Wellington’s curriculum reflects the School’s belief that education is about sowing seeds – intellectual, cultural, physical, social, moral, spiritual – and knowing that pupils will bloom at different times and in different colours.

We aim to provide an appropriately challenging and stimulating curriculum that will allow all pupils to fulfil their academic potential, and that takes individual differences into account. We strive to develop independent thinkers and resilient learners who are not afraid of academic risk-taking and have the freedom to learn from their mistakes.

Whilst we acknowledge that examination results are important, we also believe that the best in education cannot and should not always be measured, and that lessons are learned both in and outside of the classroom. We want to awaken in our pupils a lifelong love of learning and we intend our curriculum to provide pupils with an environment where they not only learn, but also learn how to learn and learn about others and themselves.

Pupils at Wellington School experience a balanced academic curriculum and a rich co-curricular programme, which together promote intellectual, spiritual, moral, cultural and physical development, and strength of character, thereby preparing pupils for the opportunities, responsibilities and experiences of adult life.

In particular the curriculum aims to enable all pupils to develop:

  • a sense of enquiry, the ability to question, investigate, acquire and select knowledge, solve problems and argue rationally;
  • a willingness to apply themselves and an aptitude for learning in spite of difficulty;
  • knowledge and skills relevant to adult life and employment in a changing world;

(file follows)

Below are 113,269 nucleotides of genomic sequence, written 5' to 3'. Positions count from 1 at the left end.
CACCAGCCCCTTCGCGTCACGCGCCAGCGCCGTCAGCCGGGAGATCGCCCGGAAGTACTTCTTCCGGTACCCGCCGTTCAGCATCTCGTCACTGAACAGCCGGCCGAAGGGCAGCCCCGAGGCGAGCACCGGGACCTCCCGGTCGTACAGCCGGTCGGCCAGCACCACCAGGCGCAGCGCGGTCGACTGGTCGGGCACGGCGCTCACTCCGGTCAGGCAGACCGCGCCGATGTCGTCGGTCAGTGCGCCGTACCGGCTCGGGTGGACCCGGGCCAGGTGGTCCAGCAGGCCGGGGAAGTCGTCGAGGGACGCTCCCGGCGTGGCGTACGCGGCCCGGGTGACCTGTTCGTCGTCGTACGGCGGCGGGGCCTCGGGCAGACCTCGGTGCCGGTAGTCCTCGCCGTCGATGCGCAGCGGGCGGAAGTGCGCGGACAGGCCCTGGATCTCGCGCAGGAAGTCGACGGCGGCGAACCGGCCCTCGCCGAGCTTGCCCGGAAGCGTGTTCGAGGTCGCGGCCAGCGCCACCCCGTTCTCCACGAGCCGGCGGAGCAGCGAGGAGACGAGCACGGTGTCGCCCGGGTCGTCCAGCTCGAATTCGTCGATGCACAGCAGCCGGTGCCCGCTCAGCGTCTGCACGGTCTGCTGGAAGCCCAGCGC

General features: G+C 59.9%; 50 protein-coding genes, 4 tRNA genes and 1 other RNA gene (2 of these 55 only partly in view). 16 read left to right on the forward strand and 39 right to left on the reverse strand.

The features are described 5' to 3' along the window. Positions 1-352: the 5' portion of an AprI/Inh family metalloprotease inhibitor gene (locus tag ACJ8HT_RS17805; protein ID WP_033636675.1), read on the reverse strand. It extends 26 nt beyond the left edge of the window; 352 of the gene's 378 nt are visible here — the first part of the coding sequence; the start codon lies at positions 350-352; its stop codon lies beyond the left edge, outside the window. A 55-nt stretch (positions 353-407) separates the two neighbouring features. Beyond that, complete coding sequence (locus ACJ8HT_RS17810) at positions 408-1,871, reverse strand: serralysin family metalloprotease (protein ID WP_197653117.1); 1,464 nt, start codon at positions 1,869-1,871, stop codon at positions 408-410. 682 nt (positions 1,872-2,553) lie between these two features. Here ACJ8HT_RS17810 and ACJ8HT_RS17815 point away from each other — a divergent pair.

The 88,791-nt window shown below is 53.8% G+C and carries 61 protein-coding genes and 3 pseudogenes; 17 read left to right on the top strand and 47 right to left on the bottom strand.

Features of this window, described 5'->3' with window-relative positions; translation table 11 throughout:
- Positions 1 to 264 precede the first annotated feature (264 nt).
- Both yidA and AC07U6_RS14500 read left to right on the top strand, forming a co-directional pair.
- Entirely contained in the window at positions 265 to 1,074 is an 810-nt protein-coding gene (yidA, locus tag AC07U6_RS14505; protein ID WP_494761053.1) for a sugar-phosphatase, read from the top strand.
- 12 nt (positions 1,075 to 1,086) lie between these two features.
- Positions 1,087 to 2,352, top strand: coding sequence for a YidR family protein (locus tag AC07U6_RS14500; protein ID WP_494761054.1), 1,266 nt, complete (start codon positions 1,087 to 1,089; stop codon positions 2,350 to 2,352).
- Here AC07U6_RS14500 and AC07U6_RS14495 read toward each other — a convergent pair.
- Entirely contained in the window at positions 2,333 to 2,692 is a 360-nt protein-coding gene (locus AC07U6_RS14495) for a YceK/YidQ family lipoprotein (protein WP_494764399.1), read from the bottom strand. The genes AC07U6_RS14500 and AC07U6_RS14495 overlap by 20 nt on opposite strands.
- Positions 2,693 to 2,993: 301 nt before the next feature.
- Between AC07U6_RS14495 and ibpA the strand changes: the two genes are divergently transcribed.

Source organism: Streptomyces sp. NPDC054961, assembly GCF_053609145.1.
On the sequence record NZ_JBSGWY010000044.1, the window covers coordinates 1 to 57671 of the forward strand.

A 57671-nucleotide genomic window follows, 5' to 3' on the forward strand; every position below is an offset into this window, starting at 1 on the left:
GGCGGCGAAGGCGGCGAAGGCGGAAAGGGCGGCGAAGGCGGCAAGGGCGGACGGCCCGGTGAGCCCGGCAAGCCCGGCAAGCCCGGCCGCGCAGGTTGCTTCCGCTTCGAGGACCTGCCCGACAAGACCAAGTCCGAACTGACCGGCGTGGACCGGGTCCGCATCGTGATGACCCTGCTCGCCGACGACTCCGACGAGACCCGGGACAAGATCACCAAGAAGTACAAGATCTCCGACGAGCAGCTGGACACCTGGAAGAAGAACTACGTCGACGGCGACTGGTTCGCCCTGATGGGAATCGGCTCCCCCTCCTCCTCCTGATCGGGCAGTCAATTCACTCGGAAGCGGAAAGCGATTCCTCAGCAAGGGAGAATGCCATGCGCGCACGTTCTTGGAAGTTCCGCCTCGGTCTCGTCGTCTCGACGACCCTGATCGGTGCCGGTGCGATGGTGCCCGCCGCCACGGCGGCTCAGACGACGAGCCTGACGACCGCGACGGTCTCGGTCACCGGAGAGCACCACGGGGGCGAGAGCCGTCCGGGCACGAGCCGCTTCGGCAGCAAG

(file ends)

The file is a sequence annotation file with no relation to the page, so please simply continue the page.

• literacy, numeracy and competence in the use of information technology;
  • creativity, independence of thought, critical awareness, empathy and sensitivity;
  • a recognition of their own and others’ achievements in school and beyond;
  • confidence in themselves and a sense of self-worth;
  • the skills of working as an individual and co-operatively with others;
  • appropriate moral and spiritual values and tolerance of others, to value each individual and to learn to live together in an atmosphere of mutual respect;
  • an awareness of their place in the community and opportunities for service to each other and the community;
  • a broad knowledge of public institutions and services in the UK;
  • an appreciation of and respect for their own and other cultures in a way that promotes tolerance and harmony between different cultural traditions;
  • an understanding of sustainability and responsibility to the environment;
  • knowledge and skills necessary for success in public examinations.

Throughout their time at the School, pupils’ progress and attainment will be regularly monitored and shared with parents.

Whilst the School is not restricted by the National Curriculum, the Schemes of Work of many Departments encompass its demands.